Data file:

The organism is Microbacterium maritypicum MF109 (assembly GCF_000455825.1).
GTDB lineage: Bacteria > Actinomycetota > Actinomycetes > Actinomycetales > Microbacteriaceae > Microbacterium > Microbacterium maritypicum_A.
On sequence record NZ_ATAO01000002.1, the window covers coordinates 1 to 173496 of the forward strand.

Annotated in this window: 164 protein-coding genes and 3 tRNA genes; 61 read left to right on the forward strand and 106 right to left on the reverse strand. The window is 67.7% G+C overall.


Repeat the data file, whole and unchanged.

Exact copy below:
The organism is Microbacterium maritypicum MF109 (assembly GCF_000455825.1).
GTDB lineage: Bacteria > Actinomycetota > Actinomycetes > Actinomycetales > Microbacteriaceae > Microbacterium > Microbacterium maritypicum_A.
On sequence record NZ_ATAO01000002.1, the window covers coordinates 1 to 173496 of the forward strand.

Annotated in this window: 164 protein-coding genes and 3 tRNA genes; 61 read left to right on the forward strand and 106 right to left on the reverse strand. The window is 67.7% G+C overall.